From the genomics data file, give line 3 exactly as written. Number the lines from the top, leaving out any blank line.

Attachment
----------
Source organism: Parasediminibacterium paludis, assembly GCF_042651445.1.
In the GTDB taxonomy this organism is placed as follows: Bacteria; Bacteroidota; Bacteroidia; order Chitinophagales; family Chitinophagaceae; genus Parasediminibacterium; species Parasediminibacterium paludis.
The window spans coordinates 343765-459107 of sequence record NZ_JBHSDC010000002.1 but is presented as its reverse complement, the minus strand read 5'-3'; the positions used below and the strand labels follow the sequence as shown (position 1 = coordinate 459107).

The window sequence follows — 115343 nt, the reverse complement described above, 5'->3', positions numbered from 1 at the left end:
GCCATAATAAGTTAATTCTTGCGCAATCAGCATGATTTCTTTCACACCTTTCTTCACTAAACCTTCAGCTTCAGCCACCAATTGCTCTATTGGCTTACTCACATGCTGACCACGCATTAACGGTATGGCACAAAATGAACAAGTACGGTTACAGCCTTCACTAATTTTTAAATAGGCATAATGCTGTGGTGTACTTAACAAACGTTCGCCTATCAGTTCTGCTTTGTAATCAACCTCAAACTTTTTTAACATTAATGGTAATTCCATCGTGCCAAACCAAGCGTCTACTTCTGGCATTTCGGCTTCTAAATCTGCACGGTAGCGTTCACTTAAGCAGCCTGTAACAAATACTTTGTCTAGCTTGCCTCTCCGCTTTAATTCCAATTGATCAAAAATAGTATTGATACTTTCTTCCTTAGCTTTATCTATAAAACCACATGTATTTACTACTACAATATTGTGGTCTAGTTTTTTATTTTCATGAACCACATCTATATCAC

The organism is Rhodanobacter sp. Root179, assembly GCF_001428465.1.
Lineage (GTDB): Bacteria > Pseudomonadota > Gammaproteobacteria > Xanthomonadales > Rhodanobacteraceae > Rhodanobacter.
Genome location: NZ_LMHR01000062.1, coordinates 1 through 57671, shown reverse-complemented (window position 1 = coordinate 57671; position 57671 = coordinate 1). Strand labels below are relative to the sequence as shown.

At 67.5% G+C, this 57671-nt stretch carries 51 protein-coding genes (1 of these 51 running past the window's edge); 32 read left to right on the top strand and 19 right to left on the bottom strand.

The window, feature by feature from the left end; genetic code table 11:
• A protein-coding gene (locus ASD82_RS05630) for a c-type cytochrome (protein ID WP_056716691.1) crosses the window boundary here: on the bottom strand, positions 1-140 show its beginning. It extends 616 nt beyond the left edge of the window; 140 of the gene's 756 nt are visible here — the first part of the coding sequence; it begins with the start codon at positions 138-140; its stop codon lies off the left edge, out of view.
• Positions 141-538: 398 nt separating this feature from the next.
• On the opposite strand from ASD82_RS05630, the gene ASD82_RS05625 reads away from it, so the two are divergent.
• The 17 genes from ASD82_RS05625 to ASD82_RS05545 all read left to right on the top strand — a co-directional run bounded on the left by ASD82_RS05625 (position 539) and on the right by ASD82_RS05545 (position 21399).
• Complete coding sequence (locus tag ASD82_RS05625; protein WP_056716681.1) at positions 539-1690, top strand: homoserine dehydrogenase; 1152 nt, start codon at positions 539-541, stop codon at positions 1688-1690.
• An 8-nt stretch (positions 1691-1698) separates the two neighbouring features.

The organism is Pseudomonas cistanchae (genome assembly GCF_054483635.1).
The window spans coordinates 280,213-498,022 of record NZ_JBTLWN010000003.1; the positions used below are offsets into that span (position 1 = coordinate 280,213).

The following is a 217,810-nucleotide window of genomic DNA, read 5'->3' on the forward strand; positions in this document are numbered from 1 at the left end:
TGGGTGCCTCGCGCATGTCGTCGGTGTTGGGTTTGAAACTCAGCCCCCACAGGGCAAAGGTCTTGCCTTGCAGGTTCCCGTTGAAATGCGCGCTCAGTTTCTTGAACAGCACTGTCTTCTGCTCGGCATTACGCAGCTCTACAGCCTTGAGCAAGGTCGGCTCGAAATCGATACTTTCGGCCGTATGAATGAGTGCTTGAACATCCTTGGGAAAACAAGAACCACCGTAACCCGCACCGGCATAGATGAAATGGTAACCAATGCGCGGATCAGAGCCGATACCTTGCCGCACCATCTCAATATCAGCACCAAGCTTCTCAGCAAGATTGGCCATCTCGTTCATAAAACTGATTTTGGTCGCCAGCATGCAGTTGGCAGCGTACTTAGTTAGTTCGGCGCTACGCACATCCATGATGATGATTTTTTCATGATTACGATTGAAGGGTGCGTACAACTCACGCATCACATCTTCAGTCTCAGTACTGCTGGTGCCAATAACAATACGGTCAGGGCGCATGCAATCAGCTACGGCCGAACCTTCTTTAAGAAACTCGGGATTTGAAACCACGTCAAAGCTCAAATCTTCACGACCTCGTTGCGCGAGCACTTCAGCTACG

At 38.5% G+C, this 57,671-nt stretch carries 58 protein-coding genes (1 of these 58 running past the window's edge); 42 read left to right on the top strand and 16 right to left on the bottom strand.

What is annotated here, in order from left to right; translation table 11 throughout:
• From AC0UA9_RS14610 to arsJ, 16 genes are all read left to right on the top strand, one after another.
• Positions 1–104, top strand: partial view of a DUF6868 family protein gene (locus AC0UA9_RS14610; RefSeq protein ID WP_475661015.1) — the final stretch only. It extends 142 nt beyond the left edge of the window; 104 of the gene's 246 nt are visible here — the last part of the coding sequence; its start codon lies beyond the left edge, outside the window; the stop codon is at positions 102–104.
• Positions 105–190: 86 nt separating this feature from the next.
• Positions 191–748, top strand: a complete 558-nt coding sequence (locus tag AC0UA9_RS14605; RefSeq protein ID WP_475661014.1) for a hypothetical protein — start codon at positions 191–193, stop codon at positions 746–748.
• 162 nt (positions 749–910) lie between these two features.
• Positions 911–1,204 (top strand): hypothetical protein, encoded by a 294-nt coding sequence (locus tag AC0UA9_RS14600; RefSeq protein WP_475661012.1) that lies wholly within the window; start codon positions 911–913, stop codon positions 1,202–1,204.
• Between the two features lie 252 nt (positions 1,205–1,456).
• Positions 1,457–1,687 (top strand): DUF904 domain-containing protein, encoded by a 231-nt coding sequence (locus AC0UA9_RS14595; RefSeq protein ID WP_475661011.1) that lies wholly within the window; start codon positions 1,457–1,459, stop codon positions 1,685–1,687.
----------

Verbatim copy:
The window spans coordinates 343765-459107 of sequence record NZ_JBHSDC010000002.1 but is presented as its reverse complement, the minus strand read 5'-3'; the positions used below and the strand labels follow the sequence as shown (position 1 = coordinate 459107).